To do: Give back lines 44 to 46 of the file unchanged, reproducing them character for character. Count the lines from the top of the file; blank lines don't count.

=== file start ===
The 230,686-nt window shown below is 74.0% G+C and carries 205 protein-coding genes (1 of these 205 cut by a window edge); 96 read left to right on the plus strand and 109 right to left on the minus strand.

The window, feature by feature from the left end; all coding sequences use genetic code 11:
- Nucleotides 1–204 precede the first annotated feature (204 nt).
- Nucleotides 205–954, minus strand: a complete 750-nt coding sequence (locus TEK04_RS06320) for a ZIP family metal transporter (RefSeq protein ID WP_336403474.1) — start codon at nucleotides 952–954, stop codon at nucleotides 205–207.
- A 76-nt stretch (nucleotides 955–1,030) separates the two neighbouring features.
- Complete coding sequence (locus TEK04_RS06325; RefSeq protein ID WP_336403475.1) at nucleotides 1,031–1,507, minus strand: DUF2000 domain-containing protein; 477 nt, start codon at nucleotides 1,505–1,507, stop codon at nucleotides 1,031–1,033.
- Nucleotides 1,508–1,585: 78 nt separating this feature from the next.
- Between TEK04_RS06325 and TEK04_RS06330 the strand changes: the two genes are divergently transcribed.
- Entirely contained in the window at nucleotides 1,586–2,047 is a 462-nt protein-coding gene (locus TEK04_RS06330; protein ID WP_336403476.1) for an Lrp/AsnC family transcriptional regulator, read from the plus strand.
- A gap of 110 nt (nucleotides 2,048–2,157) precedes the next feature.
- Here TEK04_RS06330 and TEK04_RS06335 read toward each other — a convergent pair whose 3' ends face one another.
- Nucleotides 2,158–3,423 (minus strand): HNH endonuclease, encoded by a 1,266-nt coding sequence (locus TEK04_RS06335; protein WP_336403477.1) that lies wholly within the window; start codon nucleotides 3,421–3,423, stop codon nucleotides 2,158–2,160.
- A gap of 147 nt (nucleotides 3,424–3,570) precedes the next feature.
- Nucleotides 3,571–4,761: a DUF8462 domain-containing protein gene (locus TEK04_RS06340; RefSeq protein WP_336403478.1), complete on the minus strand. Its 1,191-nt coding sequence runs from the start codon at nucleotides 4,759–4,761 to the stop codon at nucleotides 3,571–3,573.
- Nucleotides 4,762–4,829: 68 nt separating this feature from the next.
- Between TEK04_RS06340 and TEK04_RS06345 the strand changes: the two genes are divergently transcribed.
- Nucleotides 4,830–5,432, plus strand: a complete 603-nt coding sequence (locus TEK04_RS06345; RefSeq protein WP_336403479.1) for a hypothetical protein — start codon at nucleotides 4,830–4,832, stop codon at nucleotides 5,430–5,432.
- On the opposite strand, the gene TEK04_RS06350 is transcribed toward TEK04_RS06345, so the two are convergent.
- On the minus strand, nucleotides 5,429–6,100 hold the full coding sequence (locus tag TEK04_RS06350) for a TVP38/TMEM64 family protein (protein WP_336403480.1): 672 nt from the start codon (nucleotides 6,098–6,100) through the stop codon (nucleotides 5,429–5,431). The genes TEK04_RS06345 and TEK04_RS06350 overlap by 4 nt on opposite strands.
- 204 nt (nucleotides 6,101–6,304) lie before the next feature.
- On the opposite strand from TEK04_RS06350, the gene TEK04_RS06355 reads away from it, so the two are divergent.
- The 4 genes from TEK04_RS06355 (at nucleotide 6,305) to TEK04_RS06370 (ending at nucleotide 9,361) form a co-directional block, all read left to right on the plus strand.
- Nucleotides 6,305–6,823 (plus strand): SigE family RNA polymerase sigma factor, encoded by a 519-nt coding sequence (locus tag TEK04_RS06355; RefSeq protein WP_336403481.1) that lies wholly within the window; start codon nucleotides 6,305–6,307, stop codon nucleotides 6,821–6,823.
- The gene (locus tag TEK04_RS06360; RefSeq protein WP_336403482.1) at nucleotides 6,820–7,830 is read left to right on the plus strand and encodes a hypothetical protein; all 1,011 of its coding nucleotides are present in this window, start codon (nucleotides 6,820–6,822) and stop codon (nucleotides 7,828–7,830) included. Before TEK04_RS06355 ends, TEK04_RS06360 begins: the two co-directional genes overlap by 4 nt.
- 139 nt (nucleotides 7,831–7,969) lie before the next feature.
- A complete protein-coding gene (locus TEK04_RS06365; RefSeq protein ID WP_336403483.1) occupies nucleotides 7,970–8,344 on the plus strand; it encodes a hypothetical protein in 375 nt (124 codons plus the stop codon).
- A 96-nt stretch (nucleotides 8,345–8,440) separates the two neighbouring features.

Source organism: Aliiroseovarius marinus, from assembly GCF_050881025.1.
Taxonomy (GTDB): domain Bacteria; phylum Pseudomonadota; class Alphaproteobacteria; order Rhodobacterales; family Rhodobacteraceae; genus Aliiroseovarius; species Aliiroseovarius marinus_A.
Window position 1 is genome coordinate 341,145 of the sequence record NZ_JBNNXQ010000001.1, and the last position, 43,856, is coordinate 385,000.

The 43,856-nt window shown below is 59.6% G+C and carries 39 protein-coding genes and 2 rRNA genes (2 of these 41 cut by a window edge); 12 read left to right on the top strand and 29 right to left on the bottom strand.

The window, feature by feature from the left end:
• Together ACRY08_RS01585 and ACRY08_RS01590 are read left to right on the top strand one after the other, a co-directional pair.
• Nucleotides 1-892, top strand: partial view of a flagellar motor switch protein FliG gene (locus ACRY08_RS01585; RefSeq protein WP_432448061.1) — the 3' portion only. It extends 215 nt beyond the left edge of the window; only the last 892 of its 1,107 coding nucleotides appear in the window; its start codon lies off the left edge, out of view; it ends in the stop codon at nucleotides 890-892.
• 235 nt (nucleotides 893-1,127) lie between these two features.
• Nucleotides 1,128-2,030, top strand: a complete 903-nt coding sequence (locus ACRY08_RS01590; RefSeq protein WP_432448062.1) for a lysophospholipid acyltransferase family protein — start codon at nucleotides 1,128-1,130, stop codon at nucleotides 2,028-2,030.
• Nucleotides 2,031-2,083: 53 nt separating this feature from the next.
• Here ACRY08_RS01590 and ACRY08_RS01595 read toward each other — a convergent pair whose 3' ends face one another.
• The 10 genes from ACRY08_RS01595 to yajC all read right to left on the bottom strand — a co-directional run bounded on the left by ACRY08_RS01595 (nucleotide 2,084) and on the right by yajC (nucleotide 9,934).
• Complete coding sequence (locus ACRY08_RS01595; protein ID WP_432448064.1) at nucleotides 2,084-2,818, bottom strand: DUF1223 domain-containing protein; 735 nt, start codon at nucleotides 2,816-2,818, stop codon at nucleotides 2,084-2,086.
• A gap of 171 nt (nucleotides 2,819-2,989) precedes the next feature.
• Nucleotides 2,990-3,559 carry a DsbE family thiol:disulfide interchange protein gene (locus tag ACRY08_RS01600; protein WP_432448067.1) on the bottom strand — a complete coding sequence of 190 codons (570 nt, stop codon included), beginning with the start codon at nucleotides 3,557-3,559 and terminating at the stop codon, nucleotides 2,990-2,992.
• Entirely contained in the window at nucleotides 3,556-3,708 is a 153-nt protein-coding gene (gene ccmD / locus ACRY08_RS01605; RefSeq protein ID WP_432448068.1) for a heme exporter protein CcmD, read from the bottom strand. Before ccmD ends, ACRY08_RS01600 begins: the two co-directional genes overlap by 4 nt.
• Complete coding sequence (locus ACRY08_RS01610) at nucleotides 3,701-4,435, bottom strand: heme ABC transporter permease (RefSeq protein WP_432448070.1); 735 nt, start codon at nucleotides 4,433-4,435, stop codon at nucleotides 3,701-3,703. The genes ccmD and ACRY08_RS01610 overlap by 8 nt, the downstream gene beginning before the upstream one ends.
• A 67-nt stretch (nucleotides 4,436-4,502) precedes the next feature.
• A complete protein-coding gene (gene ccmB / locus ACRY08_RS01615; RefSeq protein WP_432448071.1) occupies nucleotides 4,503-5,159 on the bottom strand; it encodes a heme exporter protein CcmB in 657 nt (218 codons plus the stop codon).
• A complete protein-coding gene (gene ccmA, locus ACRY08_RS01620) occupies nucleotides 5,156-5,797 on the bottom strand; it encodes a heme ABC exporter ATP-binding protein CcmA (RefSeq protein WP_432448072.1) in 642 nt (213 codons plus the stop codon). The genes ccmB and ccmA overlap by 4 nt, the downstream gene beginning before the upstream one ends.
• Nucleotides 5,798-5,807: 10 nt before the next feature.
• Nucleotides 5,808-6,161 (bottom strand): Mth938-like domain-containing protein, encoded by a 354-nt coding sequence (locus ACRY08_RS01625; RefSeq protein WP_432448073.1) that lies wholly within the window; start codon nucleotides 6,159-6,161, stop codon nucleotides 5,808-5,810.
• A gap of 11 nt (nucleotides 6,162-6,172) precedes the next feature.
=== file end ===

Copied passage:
• Complete coding sequence (locus ACRY08_RS01610) at nucleotides 3,701-4,435, bottom strand: heme ABC transporter permease (RefSeq protein WP_432448070.1); 735 nt, start codon at nucleotides 4,433-4,435, stop codon at nucleotides 3,701-3,703. The genes ccmD and ACRY08_RS01610 overlap by 8 nt, the downstream gene beginning before the upstream one ends.
• A 67-nt stretch (nucleotides 4,436-4,502) precedes the next feature.
• A complete protein-coding gene (gene ccmB / locus ACRY08_RS01615; RefSeq protein WP_432448071.1) occupies nucleotides 4,503-5,159 on the bottom strand; it encodes a heme exporter protein CcmB in 657 nt (218 codons plus the stop codon).